A. We have our seminars, which I have discussed briefly. We just did one on doing business in Mexico, which we were very excited about because we had over 200 people there and 150 businesses and we have gotten a great deal of attention from around the country for that seminar and requests for information and lists of speakers and participants. I think that one of the things that we can do here by producing excellent programming is to really focus regional and national attention on Maryland as a spot where there is a lot of international activity. And my hope is that that would then translate into positive opinion and an increase of business for the port and the airport.
Q. In addition to your seminars, what other programs do you have?
A. We are a membership organization, and we work with individual companies to put them in touch with the full range of resources available to them, both locally and abroad. I am the executive director of the World Trade Center, Baltimore, also, and that is the network that offers our companies access to the network of over 250 world trade centers in 55 countries around the world. So what I do when we are working with our companies is to put them in touch with the private-sector resources that are available to assist them in gaining access to a particular country or region of the world. I alert them to the resources available at the state and the federal levels as well as at the foreign government level and then I work with the foreign world trade centers in the counties that companies are interested in getting into to see how they might be able to assist our companies.
Q. How do you avoid duplicating the services and programs of other agencies, especially the Maryland International Division?
A. That was a real concern when I took over because I know that there has been a confusion on the part of the business community about what some of the various international organizations do and how their agendas differ. So one of the first things I did was to make a point of getting to know the directors of each of the international organizations and work out with them ways in which all of us could be working together to support each others' agendas and not duplicate efforts or resources, which I think is particularly critical in this kind of economic recession. So I work very, very closely with, and have good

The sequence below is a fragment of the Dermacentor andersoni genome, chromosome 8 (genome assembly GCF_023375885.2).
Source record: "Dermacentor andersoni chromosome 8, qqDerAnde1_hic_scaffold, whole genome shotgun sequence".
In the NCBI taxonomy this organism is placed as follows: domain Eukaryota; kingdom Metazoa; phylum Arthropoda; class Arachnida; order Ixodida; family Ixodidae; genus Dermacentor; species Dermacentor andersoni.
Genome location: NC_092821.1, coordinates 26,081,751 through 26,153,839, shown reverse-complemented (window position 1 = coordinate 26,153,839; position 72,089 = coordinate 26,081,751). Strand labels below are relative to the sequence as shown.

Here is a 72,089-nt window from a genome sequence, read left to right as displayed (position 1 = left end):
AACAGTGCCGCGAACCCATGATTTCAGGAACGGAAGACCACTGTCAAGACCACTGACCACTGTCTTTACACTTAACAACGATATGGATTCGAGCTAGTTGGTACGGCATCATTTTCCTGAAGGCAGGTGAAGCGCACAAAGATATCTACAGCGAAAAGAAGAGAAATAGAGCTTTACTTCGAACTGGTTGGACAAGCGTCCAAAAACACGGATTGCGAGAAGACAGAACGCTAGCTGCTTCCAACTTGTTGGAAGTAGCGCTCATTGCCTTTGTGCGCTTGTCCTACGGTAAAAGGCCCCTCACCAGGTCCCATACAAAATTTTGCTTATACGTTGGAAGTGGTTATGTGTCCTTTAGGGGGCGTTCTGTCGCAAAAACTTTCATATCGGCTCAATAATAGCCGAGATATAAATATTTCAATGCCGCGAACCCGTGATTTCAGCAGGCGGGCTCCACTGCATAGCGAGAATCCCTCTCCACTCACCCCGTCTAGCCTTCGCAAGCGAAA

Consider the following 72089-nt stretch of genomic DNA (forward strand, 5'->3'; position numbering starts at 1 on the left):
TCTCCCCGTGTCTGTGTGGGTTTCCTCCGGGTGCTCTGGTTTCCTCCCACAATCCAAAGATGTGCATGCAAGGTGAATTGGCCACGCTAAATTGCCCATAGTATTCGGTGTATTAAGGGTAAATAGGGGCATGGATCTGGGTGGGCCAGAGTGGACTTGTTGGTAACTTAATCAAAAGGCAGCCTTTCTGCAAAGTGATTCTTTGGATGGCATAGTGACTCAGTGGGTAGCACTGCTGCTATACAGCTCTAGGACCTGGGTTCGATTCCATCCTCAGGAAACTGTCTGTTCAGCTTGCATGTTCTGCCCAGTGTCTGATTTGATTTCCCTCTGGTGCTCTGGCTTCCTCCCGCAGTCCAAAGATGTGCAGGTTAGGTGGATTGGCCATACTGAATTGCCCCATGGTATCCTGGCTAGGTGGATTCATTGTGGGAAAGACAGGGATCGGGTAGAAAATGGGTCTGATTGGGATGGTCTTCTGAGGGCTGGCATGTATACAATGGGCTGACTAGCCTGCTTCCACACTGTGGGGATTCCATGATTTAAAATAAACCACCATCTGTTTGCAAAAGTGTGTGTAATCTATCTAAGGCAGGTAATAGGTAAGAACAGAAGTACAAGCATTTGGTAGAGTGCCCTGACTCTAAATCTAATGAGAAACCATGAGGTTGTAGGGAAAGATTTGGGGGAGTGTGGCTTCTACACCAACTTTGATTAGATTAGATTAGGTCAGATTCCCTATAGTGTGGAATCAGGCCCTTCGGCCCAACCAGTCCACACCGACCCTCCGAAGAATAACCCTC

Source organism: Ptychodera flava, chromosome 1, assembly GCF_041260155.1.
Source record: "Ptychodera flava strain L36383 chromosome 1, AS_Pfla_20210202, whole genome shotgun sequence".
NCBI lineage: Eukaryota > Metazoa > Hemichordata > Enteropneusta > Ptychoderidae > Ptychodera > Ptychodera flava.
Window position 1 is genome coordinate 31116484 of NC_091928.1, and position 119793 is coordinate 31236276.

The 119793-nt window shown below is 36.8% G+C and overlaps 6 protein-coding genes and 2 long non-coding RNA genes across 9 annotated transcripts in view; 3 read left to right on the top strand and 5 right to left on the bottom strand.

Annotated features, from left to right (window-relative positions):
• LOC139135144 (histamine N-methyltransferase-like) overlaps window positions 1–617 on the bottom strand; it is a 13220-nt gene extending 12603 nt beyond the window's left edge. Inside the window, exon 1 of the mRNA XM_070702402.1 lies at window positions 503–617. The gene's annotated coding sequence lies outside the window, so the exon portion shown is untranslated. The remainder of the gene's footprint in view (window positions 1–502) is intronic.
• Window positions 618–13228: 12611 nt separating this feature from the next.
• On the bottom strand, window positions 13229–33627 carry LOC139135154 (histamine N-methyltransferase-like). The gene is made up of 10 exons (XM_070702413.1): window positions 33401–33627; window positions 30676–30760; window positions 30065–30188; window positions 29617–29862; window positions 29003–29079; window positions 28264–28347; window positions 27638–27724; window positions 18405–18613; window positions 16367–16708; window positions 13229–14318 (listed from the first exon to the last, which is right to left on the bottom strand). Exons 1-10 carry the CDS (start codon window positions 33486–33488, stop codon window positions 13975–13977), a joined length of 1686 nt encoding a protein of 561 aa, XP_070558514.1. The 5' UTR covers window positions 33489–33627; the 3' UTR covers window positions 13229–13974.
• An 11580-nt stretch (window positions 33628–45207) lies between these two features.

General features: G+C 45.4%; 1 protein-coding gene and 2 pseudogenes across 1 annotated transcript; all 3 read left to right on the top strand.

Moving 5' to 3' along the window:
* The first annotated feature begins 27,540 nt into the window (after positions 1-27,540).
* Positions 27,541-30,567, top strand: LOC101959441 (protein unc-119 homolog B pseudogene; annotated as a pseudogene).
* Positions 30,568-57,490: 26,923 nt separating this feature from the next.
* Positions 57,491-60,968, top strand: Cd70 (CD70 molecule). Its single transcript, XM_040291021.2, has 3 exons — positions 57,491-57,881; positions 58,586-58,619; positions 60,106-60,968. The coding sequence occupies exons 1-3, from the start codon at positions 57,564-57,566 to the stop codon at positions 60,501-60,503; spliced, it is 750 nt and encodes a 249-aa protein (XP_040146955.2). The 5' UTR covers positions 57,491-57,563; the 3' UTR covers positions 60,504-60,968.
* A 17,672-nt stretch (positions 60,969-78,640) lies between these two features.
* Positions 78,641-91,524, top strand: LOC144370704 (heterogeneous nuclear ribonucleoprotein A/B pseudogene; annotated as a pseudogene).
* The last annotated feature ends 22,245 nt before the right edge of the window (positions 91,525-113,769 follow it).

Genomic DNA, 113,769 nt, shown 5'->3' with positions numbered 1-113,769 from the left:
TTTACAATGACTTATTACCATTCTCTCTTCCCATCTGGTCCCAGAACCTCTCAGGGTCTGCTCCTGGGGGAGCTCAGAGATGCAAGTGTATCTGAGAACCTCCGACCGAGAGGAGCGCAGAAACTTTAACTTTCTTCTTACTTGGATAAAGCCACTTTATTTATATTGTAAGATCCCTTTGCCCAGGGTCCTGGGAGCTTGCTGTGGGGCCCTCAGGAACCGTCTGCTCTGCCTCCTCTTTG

personal relations with, the directors of the various international organizations and we develop programming together. I have also gone to Philadelphia and to Washington and am working on other parts of the region to develop cooperative programming and joint marketing efforts with the economic development organizations in those places so that the Greater Washington Board of Trade and the Greater Philadelphia High Technology Council, I have agreements with as well.
Q. What are some of the new initiatives that you're preparing?
A. I'm working with the Greater Baltimore Committee on a number of initiatives which I am hoping we will have an announcement about soon, and I am working now with the Department of Commerce to develop a Maryland corporate mentoring program, which we are hoping to launch this fall. The concept there is to harness the private sector on behalf of the private sector and develop some significant linkages among our international corporations. We would ask the five or six corporations in the state with the most significant global networks, resources and contacts, to act as mentors and adopt five or six of the most exciting and dynamic medium- and small-sized companies in the state and utilize their global networks in order to help the smaller companies develop international business, teach them how a large corporation prepares for global strategic thinking, marketing, financial issues and perhaps allow the use of some of their foreign office resources on behalf of the company, some of their market intelligence resources and whatever and after the end of a year, the small companies would graduate and hopefully continue on their path, and the mentors would adopt a new batch of five companies. So that by the end of five years, you would have 25 or 30 of our most active international corporations with significant interrelationships and linkages, which would mean they could pursue joint business development and marketing efforts and share information and resources in a way that would further all of their efforts to develop international business.
Q. Does any other state have anything similar to the World Trade Center Institute?
A. New York, which is the international headquarters for the world trade center association, has a world trade center and a world trade center institute. And that world trade center institute is very heavily involved in the kinds of educational outreach and awareness building programs that I've outlined that we are developing. They really are an excellent resource for the businesses in the region. I think that there are a couple of others; I think that the one in Orange County in California has a world trade center institute that does primarily luncheon programs with a speaker, but I would say the model that we use is the New York City one and the one that we would aspire toward. There is nothing in the region.
Q. Where does the money come from to support the institute?
A. We are 50 percent funded by the public sector and 50 percent funded by the private sector. So our sources of financing come from the state and from the private sector in the form of revenues from our programs, sponsorship, corporate sponsorship of our programs, and corporate sponsorship of the organization as a whole.